JIN-424 -- Opening Japan's Skies: Part One

J@pan Inc magazine presents:
The 'JIN' Japan Inc Newsletter
A weekly opinion piece on social, economic and political trends
in Japan.
Issue No. 424 Wednesday July 25, 2007 TOKYO

Featuring our Real Estate Special, Web 2.0 Marketing and more!

Since the first manned flight on December 17, 1903, when the very
brave—or very insane—Wright Brothers managed to stay aloft in
their prototype plane for a mere 12 seconds in 27mph wind, the
aviation industry has grown into the singularly most important
bridge between people, save for perhaps the Internet, of
course. But today, the pressure on what has traditionally been
a flagship industry for individual nations is under increasing
pressure to liberalize.

But liberalizing one of the most complex industries in the world
is no small feat. National protectionism of flagship carriers is
the standard. For example, in Japan the two major carriers, JAL
and ANA have prominence yet there is an unusually low market
presence of low-cost carriers. Opening up domestic routes in
Japan to foreign carriers, for instance, may have devastating
effects on ANA, or be the catalyst to force ANA to do what it
does best, as has happened to other major European carriers. The
other question must be, of course, is it fair that Japanese
consumers pay such notoriously high prices for domestic flights?

Japan is facing increasing pressure from all corners of the globe
to open its skies, but several clouds must be cleared first: most
importantly, sizing up the best way to retain its hub status, as
a gateway through Asia to the rest of the world, without
compromising its national carriers. Indeed, if such moves are
not deemed to be in the airlines best interest, the government
can be assured of their resistance.

Prime Minister Shinzo Abe has headed up a new committee this year
to address just this issue. The Asian Gateway Initiative’s main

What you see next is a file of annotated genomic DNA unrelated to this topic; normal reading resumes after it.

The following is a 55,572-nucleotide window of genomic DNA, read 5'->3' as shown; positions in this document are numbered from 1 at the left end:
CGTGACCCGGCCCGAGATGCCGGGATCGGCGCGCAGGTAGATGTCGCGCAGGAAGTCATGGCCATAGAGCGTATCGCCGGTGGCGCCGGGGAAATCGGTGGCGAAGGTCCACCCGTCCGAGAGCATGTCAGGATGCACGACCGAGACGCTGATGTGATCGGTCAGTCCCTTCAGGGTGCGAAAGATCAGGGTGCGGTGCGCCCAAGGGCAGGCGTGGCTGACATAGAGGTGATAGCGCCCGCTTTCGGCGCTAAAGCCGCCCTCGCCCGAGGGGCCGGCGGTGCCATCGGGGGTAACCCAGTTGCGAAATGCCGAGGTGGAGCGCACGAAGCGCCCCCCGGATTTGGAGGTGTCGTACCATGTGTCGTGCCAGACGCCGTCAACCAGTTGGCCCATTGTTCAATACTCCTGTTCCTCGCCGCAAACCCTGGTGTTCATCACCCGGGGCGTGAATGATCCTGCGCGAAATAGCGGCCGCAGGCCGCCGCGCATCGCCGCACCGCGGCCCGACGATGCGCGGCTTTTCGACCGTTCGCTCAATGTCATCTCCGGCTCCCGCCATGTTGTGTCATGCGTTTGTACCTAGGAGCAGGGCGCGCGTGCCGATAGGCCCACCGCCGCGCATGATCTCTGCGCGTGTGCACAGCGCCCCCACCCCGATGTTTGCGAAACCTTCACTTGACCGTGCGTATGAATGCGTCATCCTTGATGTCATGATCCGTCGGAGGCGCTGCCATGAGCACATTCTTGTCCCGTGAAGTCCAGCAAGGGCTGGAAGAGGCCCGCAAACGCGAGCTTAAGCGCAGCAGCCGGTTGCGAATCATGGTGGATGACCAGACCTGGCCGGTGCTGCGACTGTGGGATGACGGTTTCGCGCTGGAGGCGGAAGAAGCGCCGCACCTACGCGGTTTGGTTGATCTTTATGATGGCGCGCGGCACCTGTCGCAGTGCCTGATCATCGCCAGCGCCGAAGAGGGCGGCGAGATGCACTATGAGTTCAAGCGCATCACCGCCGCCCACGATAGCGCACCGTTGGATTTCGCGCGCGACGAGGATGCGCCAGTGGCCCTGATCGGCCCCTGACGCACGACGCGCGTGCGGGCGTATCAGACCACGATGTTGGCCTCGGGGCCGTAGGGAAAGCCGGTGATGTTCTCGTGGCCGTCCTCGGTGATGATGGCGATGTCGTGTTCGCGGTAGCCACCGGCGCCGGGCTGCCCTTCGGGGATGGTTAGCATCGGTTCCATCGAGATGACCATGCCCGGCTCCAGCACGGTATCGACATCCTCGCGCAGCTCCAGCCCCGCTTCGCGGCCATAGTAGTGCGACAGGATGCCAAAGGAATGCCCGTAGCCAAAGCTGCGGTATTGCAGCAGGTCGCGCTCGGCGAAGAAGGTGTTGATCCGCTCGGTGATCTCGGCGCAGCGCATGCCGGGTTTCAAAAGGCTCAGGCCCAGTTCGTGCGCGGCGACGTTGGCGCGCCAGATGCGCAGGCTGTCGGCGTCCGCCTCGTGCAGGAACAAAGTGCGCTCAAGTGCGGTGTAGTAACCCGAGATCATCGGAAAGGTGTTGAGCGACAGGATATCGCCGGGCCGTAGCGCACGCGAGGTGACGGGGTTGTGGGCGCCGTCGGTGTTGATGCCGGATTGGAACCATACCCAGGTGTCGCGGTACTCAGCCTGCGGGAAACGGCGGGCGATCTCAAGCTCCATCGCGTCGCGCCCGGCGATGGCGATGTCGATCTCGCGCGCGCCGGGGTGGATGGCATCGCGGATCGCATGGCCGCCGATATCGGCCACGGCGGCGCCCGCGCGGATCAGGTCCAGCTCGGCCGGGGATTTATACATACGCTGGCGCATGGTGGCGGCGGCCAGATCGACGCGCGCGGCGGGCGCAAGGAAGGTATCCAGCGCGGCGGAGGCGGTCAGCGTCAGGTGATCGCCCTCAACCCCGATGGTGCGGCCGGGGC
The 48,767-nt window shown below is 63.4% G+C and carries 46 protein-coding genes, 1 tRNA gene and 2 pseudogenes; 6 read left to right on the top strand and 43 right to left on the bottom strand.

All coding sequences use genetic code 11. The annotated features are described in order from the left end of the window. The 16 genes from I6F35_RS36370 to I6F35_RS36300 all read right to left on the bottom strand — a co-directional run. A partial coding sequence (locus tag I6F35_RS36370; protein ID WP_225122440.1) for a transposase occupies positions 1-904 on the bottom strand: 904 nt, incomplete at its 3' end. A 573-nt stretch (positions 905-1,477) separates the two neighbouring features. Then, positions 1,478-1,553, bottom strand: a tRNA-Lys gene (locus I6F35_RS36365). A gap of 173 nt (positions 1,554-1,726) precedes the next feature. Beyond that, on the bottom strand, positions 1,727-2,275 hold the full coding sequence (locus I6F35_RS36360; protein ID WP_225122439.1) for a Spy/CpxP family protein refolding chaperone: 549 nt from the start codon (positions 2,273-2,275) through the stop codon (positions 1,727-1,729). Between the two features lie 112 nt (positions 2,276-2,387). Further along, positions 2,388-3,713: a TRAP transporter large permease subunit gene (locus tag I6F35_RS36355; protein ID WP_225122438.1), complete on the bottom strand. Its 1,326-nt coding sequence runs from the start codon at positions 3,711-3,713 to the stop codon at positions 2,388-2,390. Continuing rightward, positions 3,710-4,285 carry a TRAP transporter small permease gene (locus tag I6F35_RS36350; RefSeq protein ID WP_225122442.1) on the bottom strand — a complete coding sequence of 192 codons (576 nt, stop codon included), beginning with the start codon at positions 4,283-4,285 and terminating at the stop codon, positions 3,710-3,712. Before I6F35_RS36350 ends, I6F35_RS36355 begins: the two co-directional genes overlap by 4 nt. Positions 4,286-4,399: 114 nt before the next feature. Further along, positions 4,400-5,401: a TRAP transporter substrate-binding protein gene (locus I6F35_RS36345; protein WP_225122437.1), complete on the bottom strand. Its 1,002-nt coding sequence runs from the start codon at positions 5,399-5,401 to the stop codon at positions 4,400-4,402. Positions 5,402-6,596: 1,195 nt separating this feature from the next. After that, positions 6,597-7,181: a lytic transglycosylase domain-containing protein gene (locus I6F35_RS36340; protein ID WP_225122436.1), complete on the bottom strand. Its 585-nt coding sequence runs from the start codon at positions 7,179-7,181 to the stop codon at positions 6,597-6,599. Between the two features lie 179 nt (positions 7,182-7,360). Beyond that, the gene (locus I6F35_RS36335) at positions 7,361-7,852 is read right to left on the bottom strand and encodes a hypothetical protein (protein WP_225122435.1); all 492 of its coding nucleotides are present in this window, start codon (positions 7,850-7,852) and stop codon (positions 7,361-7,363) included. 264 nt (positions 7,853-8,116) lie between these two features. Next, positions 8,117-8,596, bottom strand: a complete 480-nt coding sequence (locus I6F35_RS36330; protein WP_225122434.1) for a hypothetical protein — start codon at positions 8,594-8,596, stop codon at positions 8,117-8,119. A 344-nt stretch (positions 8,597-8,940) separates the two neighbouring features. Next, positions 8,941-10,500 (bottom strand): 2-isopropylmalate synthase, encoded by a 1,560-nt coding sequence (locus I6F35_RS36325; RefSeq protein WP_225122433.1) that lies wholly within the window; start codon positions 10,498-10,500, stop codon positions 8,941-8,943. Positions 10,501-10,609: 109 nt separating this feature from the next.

purpose is to look into the liberalization of aviation services,
open skies agreements and the expansion of 24-hour airport
services, and Japan’s international business community will be
hoping for service, schedule, route and pricing improvements.

It appears, at least at this stage, though, that any deregulation
will be limited to regional airports, while the major centres
will remain under government control. According to pirep.org,
‘a forum for thinking pilots with an opinion’, Kansai business
leaders would like deregulation extended to major hubs too.
‘We want [the government] to further promote deregulation because
we have received requests from Thailand and Vietnam for the start
of services to Kansai Airport,’ said Kansai Economic Federation
Chairman Yoshihisa Akiyama, a member of the panel chaired by the
Prime Minister.

A highly regulated environment exists in the business aviation
sector also, so much so that its potential growth is being all
but ignored. According to the American Chamber of Commerce in
Japan (ACCJ), there are only 63 private charter jets in operation
in Japan, compared to the 15,663 registered in the US. The
increase in business aviation since 9/11 has been unfathomable,
and yet, there are still major discrepancies between rules for
foreign and Japanese charter operations within Japan. In other
parts of the world, the nature of business charter aviation is
becoming highly evolved. Silver Jet, for instance, converted
their fleet of 767s to 100-seat planes with private terminals in
both London and New York. Using smaller terminals with good
access to the city, they also offer 30-minute check-ins. If
you’re flying for only 2 hours, the reduction in check-in time
can make a huge difference, and given its pristine global locale,
a service such as this in Japan would no doubt be a boon.

Pressure for Japan to liberalize is bound to increase as ASEAN
nations move towards liberalizing their own skies from 2008.
Japan’s support of ASEAN’s plan appears only to extend as far
as liberalization that benefits Japan’s regional centers. In
other words, slots in the highly prized Narita schedule will
remain under the watchful eye of the government, while smaller